Financial markets around the world recoiled this week at the spectacle of Libya’s bloodbath, but it was not out of empathy or compassion.
We feel such human emotions as individuals, but they do not apply in a marketplace. A market is where buyers and sellers get together. If the savagery unleashed by Col. Moammar Gadhafi makes you want to sell something, does it simultaneously inspire someone else to buy? Is there anyone out there who wants to take a long position in one aging, embattled, crackpot dictator? I don’t think so.
For further proof that markets do not care particularly about civic turmoil for its own sake, consider last week’s performance. American stock markets reached post-crash highs and oil prices rose only modestly when Bahrain’s Sunni rulers wielded similar violence, though on a smaller scale, against their protesting majority-Shiite citizens. The obvious difference is that Bahrain is not an oil exporter, while Libya is.
Global stocks tumbled Monday, when American markets were closed for President’s Day, and continued falling yesterday as the U.S. indexes joined in the swoon. Meanwhile, oil prices climbed levels not seen since mid-2008, and investors piled into currencies perceived as safe havens, including the U.S. dollar and the Swiss franc.
If this was in response to Libyan unrest itself, it was a pretty dramatic overreaction. Libya accounts for less than 2 percent of global oil production. There is plenty of crude oil and refined product in storage all over the globe, and if Libya’s entire production of 1.5 million barrels per day went offline, Saudi Arabia has enough spare capacity to make up the entire shortfall — twice over.
By itself, therefore, Libya is not very important, especially in the short term. It is just a North African desert country of only 6 million people, most of whom are quite poor, despite the nation’s oil wealth. That wealth has been hoarded and largely dissipated by Gadhafi, a screwball Army officer who overthrew a constitutional monarch 41 years ago.
True, Libya has the largest known oil reserves in Africa, and its convenient position directly across the Mediterranean from Europe makes it an extremely attractive development target. It’s irresistible, in fact, to European oil producers like Britain’s BP and Italy’s Eni SpA, which leapt at the chance to do business with the erratic Gadhafi despite his longstanding and well-documented blood lust. Those companies were presumably too busy evacuating their personnel from Libya this week to reflect on their past business judgment.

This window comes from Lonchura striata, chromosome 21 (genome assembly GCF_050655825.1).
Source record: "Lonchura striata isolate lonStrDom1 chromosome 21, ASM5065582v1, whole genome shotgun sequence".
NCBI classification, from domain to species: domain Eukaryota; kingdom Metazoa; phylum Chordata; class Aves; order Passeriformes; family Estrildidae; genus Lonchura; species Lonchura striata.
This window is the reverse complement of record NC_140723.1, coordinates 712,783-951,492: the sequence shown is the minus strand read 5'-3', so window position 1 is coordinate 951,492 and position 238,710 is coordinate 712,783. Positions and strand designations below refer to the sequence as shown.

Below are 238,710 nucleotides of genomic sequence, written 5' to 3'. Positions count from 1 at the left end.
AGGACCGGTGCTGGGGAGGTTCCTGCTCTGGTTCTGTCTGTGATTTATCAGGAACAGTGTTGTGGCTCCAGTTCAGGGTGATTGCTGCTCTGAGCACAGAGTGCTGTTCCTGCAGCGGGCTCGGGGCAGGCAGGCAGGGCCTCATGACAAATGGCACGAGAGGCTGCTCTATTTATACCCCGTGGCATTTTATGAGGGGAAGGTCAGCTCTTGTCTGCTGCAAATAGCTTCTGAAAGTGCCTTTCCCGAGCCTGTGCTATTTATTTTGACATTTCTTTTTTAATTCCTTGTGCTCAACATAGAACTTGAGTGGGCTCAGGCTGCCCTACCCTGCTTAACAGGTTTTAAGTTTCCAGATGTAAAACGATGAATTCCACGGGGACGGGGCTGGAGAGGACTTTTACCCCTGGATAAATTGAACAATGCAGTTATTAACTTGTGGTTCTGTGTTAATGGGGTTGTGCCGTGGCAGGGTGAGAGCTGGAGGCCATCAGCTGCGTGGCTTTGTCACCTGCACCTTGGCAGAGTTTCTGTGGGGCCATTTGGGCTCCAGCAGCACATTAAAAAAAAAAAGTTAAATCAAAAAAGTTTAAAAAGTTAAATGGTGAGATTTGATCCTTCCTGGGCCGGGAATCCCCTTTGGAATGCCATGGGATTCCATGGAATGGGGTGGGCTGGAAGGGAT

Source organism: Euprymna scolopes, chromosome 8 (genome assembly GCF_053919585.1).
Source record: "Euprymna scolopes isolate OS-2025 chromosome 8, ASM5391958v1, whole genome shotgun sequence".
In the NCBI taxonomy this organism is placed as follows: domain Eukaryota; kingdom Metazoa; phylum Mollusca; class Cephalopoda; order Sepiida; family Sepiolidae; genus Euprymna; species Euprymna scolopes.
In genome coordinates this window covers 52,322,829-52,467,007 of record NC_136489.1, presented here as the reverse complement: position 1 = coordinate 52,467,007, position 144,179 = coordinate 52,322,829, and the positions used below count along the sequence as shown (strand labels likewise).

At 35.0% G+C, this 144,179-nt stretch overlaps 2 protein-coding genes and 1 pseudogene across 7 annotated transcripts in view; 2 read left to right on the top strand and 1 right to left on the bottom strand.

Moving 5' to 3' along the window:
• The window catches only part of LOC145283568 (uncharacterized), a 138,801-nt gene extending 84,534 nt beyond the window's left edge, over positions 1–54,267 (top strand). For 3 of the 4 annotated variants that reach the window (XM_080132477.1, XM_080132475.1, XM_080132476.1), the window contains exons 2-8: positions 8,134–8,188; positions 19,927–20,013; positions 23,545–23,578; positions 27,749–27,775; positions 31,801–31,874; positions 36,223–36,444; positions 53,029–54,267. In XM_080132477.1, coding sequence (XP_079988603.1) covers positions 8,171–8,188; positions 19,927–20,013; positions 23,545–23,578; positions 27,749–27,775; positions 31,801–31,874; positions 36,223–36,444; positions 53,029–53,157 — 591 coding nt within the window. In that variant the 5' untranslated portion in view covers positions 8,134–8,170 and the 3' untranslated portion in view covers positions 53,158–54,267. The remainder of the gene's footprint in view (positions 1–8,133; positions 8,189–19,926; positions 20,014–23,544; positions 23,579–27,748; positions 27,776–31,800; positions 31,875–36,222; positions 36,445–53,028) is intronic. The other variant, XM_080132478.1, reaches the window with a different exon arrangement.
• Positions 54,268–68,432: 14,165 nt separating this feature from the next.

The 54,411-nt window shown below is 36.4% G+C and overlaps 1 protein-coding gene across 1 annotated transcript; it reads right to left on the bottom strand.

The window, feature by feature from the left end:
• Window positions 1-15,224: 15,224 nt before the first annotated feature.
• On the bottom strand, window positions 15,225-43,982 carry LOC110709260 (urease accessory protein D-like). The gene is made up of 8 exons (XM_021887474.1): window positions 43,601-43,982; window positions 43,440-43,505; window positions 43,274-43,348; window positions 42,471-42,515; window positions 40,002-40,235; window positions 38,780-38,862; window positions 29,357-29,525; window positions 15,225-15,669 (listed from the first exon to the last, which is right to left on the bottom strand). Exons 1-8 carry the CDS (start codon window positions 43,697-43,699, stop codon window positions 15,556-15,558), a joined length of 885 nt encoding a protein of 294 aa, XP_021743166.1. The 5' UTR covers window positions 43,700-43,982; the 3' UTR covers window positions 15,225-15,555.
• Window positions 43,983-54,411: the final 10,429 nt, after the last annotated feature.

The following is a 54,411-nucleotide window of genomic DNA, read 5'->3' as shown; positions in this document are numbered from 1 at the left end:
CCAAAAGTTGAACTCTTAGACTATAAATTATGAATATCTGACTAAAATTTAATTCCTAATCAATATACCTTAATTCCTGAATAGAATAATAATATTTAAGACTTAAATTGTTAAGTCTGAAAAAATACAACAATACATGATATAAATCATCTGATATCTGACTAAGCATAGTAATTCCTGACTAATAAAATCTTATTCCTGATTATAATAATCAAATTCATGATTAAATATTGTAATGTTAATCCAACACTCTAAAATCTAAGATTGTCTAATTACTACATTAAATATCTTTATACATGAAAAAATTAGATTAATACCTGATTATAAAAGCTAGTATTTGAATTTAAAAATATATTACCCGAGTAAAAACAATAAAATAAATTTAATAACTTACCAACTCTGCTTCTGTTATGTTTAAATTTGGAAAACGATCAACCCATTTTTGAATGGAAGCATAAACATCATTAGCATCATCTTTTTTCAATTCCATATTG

I do not believe the financial markets are terribly worried about Libya itself. I think the markets, instead, are reacting to a dawning realization that what was presumed to be “stability,” in important locations from Africa to China is, in fact, something else — “stasis,” or equilibrium, in which equal and opposing forces keep anything from happening. The two are not the same thing.
In the case of repressive governments, a population’s demands for change can be held in check by threats, intimidation, arrests and violence. But as those demands increase, so must the repression. Survival of the regime — what we have mistakenly presumed was stability — endures as long, but only as long, as the repression can be increased to match the opposing demands. A repressive regime bets that its willingness to use force and coercion exceeds the opposition’s willingness to suffer the same.